Folks, as problems go, this park/dog thing isn't that tough, notwithstanding at least one former parks director's inability to come to grips with it (In parks battle, dogs make up the flash point, June 17).

And in a city where there isn't enough money to arrest and prosecute car thieves, spending $60,000 to bludgeon otherwise law-abiding dog owners seems downright irresponsible. And then even more money for 'education.'

C'mon. Dog owners know there are leash laws. The problem is that when you've invested a lot of time and money in developing a well-trained, well-behaved dog, it just seems absurd to have to walk around tethered to the poor critter.

Reporter Janine Robben actually stumbled across the solution I'm thinking of when she mentioned that 'Vancouver, B.C., with a population roughly comparable to Portland's, has 29 parks with designated off-leash areas or hours, compared with Portland's four.' Hmm. 'Hours.' What might that mean?

Here's what. Awhile back I lived in San Diego. That city's leaders Ñ like Vancouver's Ñ thought in terms of time as well as in terms of space.

San Diego has instituted traditional dog parks and beaches. But it has also designated additional city parks and beaches as off-leash zones during certain hours of each day. At certain San Diego parks you can let Fido run free in the morning and evening, but the rest of the time it's a veritable rug-rat heaven.

So what's left? Dog feces, for sure. But that's a problem whether pet owners use leashes or not. That's where the education effort should be focused. I can't tell you how many people I've heard say with all sincerity: 'It's natural! It's good for the grass!'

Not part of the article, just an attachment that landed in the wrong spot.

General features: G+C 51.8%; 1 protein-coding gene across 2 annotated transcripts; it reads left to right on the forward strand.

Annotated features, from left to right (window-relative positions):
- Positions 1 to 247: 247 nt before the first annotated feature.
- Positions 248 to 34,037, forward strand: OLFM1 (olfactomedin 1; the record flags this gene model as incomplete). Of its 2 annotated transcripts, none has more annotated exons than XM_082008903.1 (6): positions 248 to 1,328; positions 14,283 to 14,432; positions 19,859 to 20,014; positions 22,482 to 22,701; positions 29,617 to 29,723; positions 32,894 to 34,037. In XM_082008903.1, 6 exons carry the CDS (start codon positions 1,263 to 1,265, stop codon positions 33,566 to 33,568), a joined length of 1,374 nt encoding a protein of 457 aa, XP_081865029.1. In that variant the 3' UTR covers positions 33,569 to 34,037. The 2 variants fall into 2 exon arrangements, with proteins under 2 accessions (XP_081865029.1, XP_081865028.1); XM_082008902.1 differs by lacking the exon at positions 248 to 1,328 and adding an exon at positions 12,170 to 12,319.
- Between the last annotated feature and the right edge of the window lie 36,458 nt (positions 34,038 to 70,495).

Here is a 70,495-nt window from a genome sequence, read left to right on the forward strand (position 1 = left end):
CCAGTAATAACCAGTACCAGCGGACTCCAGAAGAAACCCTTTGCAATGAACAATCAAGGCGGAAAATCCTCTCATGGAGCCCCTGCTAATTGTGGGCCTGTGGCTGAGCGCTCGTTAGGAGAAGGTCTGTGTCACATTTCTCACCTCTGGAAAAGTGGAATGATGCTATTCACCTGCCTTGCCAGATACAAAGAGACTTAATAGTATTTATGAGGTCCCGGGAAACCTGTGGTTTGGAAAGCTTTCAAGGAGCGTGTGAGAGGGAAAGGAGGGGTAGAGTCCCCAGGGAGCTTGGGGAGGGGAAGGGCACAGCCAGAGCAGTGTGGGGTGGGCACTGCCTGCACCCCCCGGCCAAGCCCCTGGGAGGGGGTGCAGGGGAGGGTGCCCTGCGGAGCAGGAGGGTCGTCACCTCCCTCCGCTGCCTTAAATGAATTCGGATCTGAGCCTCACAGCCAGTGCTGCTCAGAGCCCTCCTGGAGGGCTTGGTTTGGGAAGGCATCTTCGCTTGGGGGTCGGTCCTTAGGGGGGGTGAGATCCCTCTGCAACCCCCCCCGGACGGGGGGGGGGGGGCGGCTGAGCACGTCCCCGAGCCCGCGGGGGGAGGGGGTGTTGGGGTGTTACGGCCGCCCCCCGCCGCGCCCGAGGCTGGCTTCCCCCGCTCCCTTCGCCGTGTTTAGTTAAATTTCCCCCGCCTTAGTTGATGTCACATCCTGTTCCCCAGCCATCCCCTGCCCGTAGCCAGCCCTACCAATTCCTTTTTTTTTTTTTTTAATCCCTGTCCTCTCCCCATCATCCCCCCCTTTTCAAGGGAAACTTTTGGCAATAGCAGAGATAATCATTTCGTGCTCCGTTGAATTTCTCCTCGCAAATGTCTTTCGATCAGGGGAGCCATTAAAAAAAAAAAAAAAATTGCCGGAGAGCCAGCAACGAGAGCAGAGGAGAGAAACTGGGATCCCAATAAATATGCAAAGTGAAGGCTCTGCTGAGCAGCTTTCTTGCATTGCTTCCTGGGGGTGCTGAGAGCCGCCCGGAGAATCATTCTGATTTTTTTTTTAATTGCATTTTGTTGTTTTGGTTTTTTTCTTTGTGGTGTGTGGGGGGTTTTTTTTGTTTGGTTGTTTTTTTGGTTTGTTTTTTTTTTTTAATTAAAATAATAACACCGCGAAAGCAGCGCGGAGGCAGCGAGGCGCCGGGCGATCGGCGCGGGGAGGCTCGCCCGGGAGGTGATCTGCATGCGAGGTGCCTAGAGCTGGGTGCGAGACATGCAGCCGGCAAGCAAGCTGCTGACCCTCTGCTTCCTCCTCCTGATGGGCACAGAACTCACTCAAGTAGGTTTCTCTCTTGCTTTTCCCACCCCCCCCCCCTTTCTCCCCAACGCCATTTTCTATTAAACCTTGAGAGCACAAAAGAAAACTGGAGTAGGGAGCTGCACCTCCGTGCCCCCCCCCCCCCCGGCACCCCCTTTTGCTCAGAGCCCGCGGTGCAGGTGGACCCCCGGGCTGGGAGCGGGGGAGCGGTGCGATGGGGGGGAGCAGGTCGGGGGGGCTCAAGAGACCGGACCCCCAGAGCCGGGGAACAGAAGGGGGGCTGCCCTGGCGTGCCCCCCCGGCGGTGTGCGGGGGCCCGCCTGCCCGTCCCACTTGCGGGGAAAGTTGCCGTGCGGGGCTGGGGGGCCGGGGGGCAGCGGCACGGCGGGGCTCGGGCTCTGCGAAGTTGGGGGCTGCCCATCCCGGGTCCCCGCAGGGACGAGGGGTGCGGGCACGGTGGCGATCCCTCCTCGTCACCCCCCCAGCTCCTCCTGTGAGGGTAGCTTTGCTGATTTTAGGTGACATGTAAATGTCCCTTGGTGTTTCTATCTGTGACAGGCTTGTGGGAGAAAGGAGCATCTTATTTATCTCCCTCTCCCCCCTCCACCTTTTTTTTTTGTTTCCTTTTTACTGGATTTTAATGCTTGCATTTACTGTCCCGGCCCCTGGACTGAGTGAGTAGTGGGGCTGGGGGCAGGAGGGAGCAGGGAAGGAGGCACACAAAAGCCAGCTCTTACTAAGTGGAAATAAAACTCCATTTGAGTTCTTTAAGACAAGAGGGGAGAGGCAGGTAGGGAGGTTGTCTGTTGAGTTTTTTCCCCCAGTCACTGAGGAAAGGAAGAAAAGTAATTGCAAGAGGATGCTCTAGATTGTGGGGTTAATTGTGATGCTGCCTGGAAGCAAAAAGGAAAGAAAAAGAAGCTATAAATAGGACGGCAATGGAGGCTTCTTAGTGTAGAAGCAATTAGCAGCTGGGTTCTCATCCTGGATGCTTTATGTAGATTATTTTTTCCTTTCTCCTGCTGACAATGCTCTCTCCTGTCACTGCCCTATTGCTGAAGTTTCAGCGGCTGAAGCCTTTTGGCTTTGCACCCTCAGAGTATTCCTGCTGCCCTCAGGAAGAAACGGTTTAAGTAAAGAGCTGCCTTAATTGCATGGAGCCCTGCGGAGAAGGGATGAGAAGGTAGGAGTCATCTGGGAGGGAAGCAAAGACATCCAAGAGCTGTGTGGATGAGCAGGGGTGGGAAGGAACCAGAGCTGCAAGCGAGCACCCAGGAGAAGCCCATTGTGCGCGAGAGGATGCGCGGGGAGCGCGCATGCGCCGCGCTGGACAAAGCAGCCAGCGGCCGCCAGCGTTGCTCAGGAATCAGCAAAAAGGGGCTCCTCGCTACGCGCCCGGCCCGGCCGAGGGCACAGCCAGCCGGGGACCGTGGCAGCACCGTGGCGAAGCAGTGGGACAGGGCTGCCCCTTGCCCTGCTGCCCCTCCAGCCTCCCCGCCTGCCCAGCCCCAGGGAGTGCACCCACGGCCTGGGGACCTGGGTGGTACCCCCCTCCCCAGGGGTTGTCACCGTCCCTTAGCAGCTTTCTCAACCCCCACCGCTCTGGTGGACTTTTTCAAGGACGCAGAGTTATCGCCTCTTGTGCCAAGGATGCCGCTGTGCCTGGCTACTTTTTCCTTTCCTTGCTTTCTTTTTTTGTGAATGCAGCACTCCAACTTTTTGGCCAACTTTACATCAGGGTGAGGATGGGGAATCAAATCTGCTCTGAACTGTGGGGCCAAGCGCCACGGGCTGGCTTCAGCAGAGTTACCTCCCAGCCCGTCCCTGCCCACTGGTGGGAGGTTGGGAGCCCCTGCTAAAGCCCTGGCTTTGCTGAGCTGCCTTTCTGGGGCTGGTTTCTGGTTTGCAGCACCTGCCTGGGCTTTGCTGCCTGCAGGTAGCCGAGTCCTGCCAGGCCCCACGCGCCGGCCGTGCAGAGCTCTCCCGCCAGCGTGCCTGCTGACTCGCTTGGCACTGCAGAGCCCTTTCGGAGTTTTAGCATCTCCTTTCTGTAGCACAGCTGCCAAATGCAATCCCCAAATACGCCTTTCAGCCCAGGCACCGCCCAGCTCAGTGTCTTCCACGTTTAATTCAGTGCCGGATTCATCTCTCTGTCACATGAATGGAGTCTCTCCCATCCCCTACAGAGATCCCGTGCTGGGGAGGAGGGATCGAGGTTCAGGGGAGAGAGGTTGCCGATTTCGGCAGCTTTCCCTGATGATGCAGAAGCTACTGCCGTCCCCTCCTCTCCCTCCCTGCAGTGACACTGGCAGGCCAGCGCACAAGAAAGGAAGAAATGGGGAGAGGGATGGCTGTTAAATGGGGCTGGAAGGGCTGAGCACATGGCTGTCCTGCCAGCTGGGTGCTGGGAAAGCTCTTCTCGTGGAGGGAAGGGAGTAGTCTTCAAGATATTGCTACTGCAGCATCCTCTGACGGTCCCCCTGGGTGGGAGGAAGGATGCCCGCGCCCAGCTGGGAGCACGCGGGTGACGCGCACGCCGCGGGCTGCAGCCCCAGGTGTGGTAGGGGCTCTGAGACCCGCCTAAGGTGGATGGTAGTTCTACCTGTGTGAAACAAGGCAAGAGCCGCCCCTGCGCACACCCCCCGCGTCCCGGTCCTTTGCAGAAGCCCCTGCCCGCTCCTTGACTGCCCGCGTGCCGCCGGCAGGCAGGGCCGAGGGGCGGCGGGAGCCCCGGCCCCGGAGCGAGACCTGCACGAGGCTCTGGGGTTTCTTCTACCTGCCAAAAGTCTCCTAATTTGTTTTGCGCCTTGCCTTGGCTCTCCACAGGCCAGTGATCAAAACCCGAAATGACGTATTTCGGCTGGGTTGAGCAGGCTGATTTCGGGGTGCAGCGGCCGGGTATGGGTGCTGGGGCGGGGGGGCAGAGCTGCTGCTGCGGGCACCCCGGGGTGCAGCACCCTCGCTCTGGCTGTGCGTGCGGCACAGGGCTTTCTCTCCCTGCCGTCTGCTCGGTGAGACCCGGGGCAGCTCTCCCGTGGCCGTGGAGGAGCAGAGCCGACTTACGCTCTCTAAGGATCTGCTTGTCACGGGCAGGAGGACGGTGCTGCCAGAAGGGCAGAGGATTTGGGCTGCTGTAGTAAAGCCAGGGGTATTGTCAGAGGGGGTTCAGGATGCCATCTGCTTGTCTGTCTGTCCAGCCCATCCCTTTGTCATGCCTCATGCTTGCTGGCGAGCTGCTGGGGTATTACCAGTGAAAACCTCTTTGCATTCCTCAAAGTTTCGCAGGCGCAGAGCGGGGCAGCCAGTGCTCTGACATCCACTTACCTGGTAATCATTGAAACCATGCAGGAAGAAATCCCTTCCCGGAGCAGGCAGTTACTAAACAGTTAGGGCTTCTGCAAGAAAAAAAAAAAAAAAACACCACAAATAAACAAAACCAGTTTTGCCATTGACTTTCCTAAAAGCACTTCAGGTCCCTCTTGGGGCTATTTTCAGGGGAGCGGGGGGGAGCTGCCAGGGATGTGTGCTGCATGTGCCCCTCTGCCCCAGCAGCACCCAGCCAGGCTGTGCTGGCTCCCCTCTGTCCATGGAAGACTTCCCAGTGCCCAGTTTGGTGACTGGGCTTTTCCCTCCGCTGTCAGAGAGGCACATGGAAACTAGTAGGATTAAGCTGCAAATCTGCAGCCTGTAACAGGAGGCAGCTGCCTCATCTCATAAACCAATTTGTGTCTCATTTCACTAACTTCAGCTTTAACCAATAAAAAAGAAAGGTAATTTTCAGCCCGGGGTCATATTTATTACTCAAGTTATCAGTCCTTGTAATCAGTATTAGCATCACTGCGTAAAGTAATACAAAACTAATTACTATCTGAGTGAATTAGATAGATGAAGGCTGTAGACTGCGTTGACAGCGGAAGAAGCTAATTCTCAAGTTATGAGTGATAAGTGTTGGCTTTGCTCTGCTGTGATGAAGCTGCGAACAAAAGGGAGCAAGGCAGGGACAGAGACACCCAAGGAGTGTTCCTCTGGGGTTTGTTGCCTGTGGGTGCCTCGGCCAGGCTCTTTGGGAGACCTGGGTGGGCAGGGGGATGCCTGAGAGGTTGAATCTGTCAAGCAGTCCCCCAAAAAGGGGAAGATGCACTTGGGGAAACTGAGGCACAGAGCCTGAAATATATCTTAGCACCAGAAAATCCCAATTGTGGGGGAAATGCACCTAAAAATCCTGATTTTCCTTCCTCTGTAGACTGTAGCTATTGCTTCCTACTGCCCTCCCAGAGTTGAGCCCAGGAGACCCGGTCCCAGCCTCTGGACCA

Diligent enforcement under those terms might actually turn a profit Ñ or at least help defray the cost of a more frequent law enforcement presence in the parks to stop true crimes.

Phillip White

Northeast Portland

Police weren't helpful during memorial ride

I was disappointed with the Portland police's behavior during the June 27 Critical Mass bike ride to, on the one hand, remember and celebrate and, on the other, mourn the three people killed and one severely injured from Portland's biking community (Bicyclist fatalities mourned, July 1).

It is my belief that police often seal off traffic to those who participate in funeral and memorial processions. Our police did not do so for Theodore Hriskos, Angela Leazenby and Orion Satushek, nor for Caroline Buchalter, who remains in the hospital from her injuries.

That is sad.

Len Grasso

Southwest Portland

Piece of history loses out to profits

I am disappointed that the historic 'Drink 7 Up' sign will be 'redesigned' and not preserved (Up-ended, June 24).ÊI appreciate the fact that your article brought attention to this situation so prominently.

There is one major fact that you neglected to report. The 7 Up distributor, Columbia Distributing, and the local Budweiser distributor, Maletis Beverage, are owned and operated by the same family, the Maletis brothers. The two companies are managed and operated as separate businesses (as per their agreement with Anheuser-Busch). It makes me think that their bottom line made the decision for them as to the future of this Portland landmark. They make more money selling Bud than 7 Up.

Your article also makes me rethink my next beverage choice.

Teri Joly


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